Although many of the organised crime gangs were disrupted over the last few months, the contest for control of the drugs markets has never gone away and may now become more intense.

South Yorkshire Police created an armed crime team to go after the estimated 19 organised criminal gangs operating in the city. But anti-gang violence group Mums United worry this won’t be enough and are holding a rally against child criminal exploitation this weekend. Organiser Sahira Irshad said the city-wide problems were a product of a decade old failure of a system that has decimated youth services. She said: 

The gangs have taken advantage of this failure and have woven themselves within our communities, intergenerational drug dealing is destroying our young. It’s time the police/council/commissioner realised that their approach is not working.

Mums United’s rally will take place at 3pm this Saturday, May 22 at Heeley People’s Park.

An olive branch from Labour

A new dawn? After last week’s referendum result, parties have been busy trying to work out what it all means for politics in the city. Green councillors were first out of the block suggesting the city be run by a so-called ‘rainbow coalition’ of Labour, the Lib Dems and the Greens.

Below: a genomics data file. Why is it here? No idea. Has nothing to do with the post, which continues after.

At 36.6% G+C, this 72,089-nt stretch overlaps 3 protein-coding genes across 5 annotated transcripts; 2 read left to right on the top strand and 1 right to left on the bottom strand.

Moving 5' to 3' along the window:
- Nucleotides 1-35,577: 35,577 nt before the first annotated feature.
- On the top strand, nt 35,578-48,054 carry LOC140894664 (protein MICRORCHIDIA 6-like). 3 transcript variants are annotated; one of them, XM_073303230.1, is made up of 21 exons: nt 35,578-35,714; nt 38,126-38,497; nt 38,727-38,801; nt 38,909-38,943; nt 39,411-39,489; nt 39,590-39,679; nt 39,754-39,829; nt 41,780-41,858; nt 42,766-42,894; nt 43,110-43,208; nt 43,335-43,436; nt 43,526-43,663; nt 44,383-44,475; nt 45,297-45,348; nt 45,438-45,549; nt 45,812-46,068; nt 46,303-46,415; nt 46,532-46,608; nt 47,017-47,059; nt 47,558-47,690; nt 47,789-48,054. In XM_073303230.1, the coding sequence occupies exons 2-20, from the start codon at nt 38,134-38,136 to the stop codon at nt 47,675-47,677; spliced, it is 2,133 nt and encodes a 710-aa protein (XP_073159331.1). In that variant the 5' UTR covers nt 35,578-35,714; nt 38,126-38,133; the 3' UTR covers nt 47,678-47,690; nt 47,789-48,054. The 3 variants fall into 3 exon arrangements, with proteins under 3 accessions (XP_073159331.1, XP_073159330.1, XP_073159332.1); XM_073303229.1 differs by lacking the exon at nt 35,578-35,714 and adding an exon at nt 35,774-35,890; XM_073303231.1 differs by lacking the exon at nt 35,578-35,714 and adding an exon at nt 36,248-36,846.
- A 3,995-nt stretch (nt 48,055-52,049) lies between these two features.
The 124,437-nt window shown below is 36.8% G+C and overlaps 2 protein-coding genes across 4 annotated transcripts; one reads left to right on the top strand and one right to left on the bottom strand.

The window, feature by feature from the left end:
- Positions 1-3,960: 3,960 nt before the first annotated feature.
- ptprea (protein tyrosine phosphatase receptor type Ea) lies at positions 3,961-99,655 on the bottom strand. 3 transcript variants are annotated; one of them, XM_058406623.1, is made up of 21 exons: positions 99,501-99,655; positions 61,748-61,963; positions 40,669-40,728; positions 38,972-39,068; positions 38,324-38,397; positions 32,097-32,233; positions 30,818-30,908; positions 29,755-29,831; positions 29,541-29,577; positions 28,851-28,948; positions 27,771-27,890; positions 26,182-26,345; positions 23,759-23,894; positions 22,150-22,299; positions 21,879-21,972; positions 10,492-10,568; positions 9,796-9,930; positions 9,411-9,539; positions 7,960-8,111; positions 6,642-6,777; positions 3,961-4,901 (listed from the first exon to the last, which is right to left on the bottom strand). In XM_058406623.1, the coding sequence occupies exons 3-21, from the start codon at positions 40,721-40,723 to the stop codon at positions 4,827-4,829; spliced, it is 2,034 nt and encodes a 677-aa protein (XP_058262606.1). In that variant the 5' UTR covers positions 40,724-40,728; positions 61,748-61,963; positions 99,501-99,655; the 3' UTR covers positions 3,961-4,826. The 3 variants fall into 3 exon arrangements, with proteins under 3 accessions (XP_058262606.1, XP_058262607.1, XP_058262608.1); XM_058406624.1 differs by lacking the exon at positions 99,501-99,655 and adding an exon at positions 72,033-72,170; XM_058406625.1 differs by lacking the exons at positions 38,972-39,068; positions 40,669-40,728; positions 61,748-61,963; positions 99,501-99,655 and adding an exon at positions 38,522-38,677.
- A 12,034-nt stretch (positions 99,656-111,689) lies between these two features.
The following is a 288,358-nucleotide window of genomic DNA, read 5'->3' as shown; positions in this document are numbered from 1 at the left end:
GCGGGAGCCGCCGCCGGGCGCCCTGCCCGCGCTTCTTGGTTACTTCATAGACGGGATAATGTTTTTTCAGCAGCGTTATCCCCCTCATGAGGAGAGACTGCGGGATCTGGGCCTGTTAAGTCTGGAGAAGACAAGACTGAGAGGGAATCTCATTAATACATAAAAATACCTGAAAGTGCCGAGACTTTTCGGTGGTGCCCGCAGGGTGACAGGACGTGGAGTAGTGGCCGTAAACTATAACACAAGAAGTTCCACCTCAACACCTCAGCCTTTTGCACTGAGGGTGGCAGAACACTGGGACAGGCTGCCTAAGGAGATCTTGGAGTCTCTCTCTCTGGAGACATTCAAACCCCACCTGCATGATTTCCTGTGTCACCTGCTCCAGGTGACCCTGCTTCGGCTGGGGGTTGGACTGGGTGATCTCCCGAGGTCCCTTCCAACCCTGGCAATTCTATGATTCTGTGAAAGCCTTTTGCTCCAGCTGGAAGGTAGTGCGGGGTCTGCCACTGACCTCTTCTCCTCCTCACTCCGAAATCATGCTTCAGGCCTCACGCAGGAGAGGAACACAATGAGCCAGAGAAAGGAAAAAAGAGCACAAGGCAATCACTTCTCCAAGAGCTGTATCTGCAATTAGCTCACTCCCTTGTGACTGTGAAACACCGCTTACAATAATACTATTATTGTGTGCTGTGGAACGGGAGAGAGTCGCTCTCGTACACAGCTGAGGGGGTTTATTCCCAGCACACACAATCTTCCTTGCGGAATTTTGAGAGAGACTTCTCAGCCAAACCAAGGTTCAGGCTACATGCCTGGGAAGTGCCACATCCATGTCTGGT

Labour have now responded with what they say is a ‘grown up’ offer of their own. They say they want to move to a committee system ‘as soon as possible’. They also agree that the makeup of the all committees — including the cabinet — should reflect the strengths of the parties on the council.

Discussions involving Labour, the Lib Dems and the Greens are ongoing.

Postcard from the Past is an internet archive of thousands of old postcards — many of which are inscribed with unusual messages. This one of 1980s Sheffield shows the famous ‘hole in the road’, the top of The Moor and fountains outside Midland station. Journalist and broadcaster Samira Ahmed described the collection — which has also been made into a book — as ‘somehow both poignant and deeply creepy’.

This week’s weather

Covid-19 update

  • Rules: Stage 3 of the Covid roadmap means customers can now drink or dine indoors in groups of six or two households. Groups of up to 30 people can also meet outdoors. Museums, theatres and cinemas will open again — and hugging will no longer be forbidden.

  • Cases: Sheffield’s case rate has risen to 51.8. This is a rise of 11.8% on last week’s 47 and equates to 303 cases across the city. The England average has also risen slightly to 23.6.

  • Hospitals: There has been a big drop in the number of patients in hospital in Sheffield with Covid from 24 last week to just 12 this. There are also now no patients on ventilation down from 3 last week. Two deaths linked to the virus have also taken place at hospitals in Sheffield.

  • Vaccines: As of May 9, 424,486 vaccine doses have now been administered in Sheffield. This includes 285,246 first doses and 139,240 second doses. Over 94% of everyone aged 65 and above have now had their first dose of the vaccine, and over 89% of everyone aged 70 and above have now had two.